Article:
Task structure: Task structure refers to the extent of clarity standardization or ambiguity in the work activities assigned to the group. If the task is clear and routine, group members can be easily held responsible for performance. Low task structure describes an ambiguous situation with changing circumstances and unpredictable events.
Position power: Position power is the extent to which a leader possesses legitimate, rewarding and coercive power over subordinates. A situation with high position power lets the leader hire people and directly reward or punish behavior. A leader with less power cannot take such actions.
Path goal theory
Path goal theory was developed by Robert house in 1971. It is based on expectancy theory of motivation. Like other situational models, the path goal theory attempts to predict leadership effectiveness in different situations. The main functions of a leader are to clarify and set goals by providing guidance, support and rewards. The term path goal is derived from the belief that effective leaders clarify the path to help their followers get from where they are to achieve their work goal and make the journey along the path easier by reducing road blacks. Path goal theory states that effective leaders influence employee’s satisfactions and performance by making their need satisfaction contingent on effective job performance.
The leader has to facilitate overall learning by helping followers better understand how their actions are linked to organizational rewards. Employees make optimum contribution to the organizational goals where they perceive that their personal satisfaction is dependent on their effective performance. He should provide guidance and support to remove difficulties in achieving the goals. Path goal theory identifies four types of leader behavior to motivate and satisfy employees.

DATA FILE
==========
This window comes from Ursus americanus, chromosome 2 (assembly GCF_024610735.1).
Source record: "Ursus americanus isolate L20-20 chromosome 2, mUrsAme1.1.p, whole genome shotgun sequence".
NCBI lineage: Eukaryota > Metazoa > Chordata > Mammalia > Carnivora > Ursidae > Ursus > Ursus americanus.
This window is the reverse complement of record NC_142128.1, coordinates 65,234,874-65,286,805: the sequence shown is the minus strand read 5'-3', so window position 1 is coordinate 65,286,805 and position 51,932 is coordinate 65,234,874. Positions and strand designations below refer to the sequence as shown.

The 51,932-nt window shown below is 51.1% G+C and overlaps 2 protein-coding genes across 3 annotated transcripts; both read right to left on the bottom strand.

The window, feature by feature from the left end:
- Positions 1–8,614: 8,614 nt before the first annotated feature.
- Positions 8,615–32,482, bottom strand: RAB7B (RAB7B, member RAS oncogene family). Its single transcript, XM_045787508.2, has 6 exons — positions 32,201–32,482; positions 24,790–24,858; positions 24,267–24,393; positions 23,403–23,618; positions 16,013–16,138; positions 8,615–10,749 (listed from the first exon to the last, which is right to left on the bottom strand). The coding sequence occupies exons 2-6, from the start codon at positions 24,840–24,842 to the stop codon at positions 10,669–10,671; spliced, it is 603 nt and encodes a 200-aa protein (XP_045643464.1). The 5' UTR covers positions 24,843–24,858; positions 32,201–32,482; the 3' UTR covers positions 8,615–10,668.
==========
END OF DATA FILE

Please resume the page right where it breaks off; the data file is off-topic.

- Directive behavior: The leader clarifies performance goals, the means to reach those goals and the standard against which performance will be judged. It is the same as task-oriented and initiating structure behavior. The leader focuses on planning, organizing and coordinating the activities of subordinates. The leader tells subordinates what is expected of them and provide specific guidance, schedules, rules, regulations and standards.
- Supportive behavior: These behaviors provide psychological support for subordinates. The leader, in this behavior, is friendly and approachable, makes the work more pleasant, treat employees equally and shows concern for the status, needs, and well being of employees. The style is similar to the consideration in Ohio state studies.
- Participative behavior: Participative leaders actively consult with employees, ask for their suggestions and take these ideas into serious consideration before making a decision.
- Achievement oriented behavior: The leader sets challenging goals, expects, employees to perform at the highest level, continuously seeks improvement in employee performance and shows a highest degree of confidence that employees will assure responsibility and accomplish challenging goals.
Path goal theory proposes two classes of situational variables- personal characteristics of group members and environmental conditions. An effective leader is one who understand the characteristics of subordinates and environmental situation and who matches his behavior accordingly. The theory subscribes the notion that a leader can enhance his behavioral patterns as demanded by the needs of the situation. The behavior of a leader is dependent on the nature of situation and the characteristics of people.
Path goal theory is more elaborate than Fielder’s contingency theory because it takes into account both the personality characteristics of subordinates as well as situational variables. It not only suggests what they of leader may be effective in a given situation but also explains why the leader is effective.
Qualities of good leadership
Leadership is the process of influencing and inspiring the behavior of others. It is the ability to motivate others to accomplish pre-determined objectives. In fact, organizational performance totally depends upon the ability of the manager. There must be leadership qualities in the manager to produce tremendous qualities may broadly be studied under two headings: